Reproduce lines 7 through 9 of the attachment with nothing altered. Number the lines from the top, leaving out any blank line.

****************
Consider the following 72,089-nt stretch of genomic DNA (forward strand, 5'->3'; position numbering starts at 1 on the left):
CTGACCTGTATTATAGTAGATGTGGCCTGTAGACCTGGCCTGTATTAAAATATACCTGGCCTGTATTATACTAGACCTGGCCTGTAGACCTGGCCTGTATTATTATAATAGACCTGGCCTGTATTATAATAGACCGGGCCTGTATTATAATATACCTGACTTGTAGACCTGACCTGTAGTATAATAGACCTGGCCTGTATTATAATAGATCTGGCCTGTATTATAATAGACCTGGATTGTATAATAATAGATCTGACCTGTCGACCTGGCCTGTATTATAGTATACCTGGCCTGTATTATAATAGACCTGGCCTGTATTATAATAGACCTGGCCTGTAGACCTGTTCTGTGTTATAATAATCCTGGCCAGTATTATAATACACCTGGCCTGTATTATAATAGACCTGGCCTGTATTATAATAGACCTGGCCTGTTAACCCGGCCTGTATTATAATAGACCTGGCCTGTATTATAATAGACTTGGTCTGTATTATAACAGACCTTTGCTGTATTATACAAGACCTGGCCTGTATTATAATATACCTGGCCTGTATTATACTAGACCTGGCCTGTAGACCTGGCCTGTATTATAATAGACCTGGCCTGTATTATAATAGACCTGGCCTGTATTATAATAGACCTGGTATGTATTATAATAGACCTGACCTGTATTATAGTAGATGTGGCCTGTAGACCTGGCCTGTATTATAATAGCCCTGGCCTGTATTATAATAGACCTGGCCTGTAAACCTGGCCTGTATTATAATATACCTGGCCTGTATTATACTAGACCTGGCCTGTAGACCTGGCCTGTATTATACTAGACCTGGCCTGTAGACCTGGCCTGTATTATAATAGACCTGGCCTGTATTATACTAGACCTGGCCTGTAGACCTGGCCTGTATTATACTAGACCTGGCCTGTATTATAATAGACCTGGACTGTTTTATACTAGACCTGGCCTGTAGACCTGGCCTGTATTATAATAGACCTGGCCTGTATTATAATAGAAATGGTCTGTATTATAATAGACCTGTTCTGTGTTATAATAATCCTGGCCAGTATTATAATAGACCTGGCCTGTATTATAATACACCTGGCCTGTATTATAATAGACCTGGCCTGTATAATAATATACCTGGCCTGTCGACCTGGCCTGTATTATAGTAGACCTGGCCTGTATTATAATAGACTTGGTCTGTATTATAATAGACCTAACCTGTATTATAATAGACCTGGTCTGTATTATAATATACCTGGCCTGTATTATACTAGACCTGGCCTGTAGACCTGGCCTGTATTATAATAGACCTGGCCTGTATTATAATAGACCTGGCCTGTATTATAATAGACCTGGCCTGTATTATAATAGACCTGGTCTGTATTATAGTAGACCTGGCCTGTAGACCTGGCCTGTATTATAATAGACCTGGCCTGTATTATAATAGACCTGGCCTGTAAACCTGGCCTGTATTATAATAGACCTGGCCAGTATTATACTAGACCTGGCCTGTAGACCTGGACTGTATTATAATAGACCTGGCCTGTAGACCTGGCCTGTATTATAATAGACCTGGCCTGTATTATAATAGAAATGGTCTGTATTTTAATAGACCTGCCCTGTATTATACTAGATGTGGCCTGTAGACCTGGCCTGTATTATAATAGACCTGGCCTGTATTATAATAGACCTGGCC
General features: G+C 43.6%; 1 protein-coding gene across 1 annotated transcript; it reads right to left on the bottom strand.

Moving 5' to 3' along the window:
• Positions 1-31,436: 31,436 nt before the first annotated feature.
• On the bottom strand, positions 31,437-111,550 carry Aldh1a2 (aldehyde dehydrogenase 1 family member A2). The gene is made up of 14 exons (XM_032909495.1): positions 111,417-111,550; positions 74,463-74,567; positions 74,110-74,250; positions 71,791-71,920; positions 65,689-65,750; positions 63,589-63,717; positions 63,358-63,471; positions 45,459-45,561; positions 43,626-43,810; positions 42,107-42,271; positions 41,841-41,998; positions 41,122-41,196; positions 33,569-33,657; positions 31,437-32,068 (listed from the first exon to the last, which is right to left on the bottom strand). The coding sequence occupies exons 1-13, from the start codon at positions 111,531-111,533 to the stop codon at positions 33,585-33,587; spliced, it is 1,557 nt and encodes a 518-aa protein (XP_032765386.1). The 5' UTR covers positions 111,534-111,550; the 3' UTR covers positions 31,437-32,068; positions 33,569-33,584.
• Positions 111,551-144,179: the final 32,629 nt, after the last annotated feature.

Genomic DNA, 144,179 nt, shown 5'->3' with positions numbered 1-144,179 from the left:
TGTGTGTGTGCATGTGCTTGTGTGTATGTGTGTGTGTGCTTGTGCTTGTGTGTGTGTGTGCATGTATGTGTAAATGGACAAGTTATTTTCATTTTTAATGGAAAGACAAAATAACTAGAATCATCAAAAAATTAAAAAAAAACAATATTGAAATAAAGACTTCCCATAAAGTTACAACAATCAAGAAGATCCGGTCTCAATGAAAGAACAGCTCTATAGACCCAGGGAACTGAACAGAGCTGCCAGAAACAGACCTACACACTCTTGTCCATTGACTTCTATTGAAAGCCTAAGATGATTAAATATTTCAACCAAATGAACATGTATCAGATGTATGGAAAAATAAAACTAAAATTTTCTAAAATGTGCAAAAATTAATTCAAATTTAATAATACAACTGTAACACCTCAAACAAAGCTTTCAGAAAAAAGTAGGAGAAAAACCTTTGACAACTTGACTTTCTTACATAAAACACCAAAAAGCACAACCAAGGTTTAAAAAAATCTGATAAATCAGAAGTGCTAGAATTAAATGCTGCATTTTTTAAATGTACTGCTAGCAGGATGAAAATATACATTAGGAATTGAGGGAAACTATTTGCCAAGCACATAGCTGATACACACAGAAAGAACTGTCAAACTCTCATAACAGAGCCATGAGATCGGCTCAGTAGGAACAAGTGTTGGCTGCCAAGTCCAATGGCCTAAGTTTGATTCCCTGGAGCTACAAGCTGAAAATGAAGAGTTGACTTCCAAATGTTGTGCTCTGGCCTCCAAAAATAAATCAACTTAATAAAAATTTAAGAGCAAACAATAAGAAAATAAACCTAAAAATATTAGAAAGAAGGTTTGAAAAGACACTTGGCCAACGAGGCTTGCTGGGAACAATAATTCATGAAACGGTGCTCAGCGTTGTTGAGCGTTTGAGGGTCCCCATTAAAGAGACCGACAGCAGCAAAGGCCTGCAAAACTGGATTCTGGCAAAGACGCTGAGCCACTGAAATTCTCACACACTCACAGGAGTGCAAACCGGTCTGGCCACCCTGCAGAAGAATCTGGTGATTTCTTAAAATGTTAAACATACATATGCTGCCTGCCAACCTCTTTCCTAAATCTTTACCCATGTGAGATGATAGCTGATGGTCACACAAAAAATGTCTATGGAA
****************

• Positions 111,551-144,179: the final 32,629 nt, after the last annotated feature.

Genomic DNA, 144,179 nt, shown 5'->3' with positions numbered 1-144,179 from the left:
TGTGTGTGTGCATGTGCTTGTGTGTATGTGTGTGTGTGCTTGTGCTTGTGTGTGTGTGTGCATGTATGTGTAAATGGACAAGTTATTTTCATTTTTAATGGAAAGACAAAATAACTAGAATCATCAAAAAATTAAAAAAAAACAATATTGAAATAAAGACTTCCCATAAAGTTACAACAATCAAGAAGATCCGGTCTCAATGAAAGAACAGCTCTATAGACCCAGGGAACTGAACAGAGCTGCCAGAAACAGACCTACACACTCTTGTCCATTGACTTCTATTGAAAGCCTAAGATGATTAAATATTTCAACCAAATGAACATGTATCAGATGTATGGAAAAATAAAACTAAAATTTTCTAAAATGTGCAAAAATTAATTCAAATTTAATAATACAACTGTAACACCTCAAACAAAGCTTTCAGAAAAAAGTAGGAGAAAAACCTTTGACAACTTGACTTTCTTACATAAAACACCAAAAAGCACAACCAAGGTTTAAAAAAATCTGATAAATCAGAAGTGCTAGAATTAAATGCTGCATTTTTTAAATGTACTGCTAGCAGGATGAAAATATACATTAGGAATTGAGGGAAACTATTTGCCAAGCACATAGCTGATACACACAGAAAGAACTGTCAAACTCTCATAACAGAGCCATGAGATCGGCTCAGTAGGAACAAGTGTTGGCTGCCAAGTCCAATGGCCTAAGTTTGATTCCCTGGAGCTACAAGCTGAAAATGAAGAGTTGACTTCCAAATGTTGTGCTCTGGCCTCCAAAAATAAATCAACTTAATAAAAATTTAAGAGCAAACAATAAGAAAATAAACCTAAAAATATTAGAAAGAAGGTTTGAAAAGACACTTGGCCAACGAGGCTTGCTGGGAACAATAATTCATGAAACGGTGCTCAGCGTTGTTGAGCGTTTGAGGGTCCCCATTAAAGAGACCGACAGCAGCAAAGGCCTGCAAAACTGGATTCTGGCAAAGACGCTGAGCCACTGAAATTCTCACACACTCACAGGAGTGCAAACCGGTCTGGCCACCCTGCAGAAGAATCTGGTGATTTCTTAAAATGTTAAACATACATATGCTGCCTGCCAACCTCTTTCCTAAATCTTTACCCATGTGAGATGATAGCTGATGGTCACACAAAAAATGTCTATGGAA